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  Environment » Natural Resources » Biodiversity » Forest fragments

life in a forest fragment life in a forest fragment

LIFE IN A FOREST FRAGMENT: Native birds, reptiles, a variety of bugs and insects, and even our native bats may be found in forest fragments.

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MANAGING FOREST FRAGMENTS: You can manage forest fragments by fencing out livestock, controlling pests and weeds, and planting.

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THREATS TO FOREST FRAGMENTS:  Pests and weeds threaten all areas of native forest in New Zealand.

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KAHIKATEA FOREST FRAGMENTS: The kahikatea (white pine) is New Zealand’s tallest tree, growing up to 60 metres.

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CASE STUDIES: Learn more about forest fragment restoration and protection work in the Waikato. 


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RESOURCES: Find out more about organisations and funds that can provide support and advice around forest fragments and restoration projects.

Forest fragments (small patches of native forest) have their own particular threats and management needs because of their small size, isolation from other forest areas and range of activities that occur on the land around them. You will find information about the extent and types of forest fragments in the Waikato region and threats to these patches of native forest. You will also find out about protecting and managing our region’s remaining forest fragments.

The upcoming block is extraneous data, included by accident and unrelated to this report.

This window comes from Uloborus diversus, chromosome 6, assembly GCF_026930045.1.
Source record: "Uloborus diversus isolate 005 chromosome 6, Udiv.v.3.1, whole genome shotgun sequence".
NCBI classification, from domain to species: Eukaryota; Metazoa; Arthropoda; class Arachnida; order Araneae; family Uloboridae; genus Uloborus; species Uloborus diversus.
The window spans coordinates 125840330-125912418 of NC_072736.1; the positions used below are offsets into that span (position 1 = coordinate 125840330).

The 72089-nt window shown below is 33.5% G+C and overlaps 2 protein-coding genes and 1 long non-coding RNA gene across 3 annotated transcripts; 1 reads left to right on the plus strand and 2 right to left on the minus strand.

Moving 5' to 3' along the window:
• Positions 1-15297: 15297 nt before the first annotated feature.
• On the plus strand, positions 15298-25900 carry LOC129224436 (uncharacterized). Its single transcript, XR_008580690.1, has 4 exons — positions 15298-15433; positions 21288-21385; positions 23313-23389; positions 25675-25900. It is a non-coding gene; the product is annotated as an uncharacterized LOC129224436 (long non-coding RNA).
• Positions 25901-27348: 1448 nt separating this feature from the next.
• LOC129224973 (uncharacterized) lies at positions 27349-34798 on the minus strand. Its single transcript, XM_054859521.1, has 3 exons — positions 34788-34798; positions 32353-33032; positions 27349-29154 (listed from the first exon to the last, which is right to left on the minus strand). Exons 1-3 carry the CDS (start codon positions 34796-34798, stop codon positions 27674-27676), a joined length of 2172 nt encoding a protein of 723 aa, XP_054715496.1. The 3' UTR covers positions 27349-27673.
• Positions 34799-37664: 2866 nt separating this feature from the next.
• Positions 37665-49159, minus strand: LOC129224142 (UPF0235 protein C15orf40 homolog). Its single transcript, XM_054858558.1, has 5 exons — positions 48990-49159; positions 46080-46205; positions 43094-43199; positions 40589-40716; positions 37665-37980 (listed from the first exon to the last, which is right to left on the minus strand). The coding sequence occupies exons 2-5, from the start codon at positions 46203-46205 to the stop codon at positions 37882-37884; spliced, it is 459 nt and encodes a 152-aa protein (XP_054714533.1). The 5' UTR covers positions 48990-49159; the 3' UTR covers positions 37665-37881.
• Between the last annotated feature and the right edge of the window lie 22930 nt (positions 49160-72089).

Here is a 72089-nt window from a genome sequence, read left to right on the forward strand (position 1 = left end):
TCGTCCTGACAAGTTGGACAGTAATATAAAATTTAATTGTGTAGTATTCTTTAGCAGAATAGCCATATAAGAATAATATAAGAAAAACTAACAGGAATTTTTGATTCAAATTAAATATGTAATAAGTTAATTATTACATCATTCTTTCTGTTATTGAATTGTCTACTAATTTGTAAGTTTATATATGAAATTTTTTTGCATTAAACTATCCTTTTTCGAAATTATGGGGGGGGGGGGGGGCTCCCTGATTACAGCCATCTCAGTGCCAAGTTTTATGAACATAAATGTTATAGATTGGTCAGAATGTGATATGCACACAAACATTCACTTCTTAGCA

About forest fragments

Forest fragments are usually the patchy remains of larger native forests, left over when land around them has been cleared. Some fragments are new areas of forest which have grown back on cleared land. Small, isolated pockets of native forest are often too small to support some native plants or animals. They are also easily damaged by pests or stock.

Most of our region’s forest fragments are small (88 percent of them are 25 ha or less). We need to manage and protect fragments because in some areas they are all that is left of our native forests. These pages explain the special problems fragments face, and provide tips to help them survive.

Why forest fragments are important

  • Some forest types (such as kahikatea) now only occur as fragments.
  • Fragment vegetation helps prevent soil erosion and maintain water quality.
  • Birds can use them as ‘stepping stones’ to move between the larger forest areas.
  • Even small fragments may contain threatened species such as kingfern.
  • They can act as windbreaks to shelter stock in nearby paddocks.
  • They can be core areas for habitat restoration or sources of plant material for restoration.
  • They provide a source of native seeds that birds or wind can carry across the landscape to other natural areas.
  • Their native insects may help pollinate nearby crops or control pests.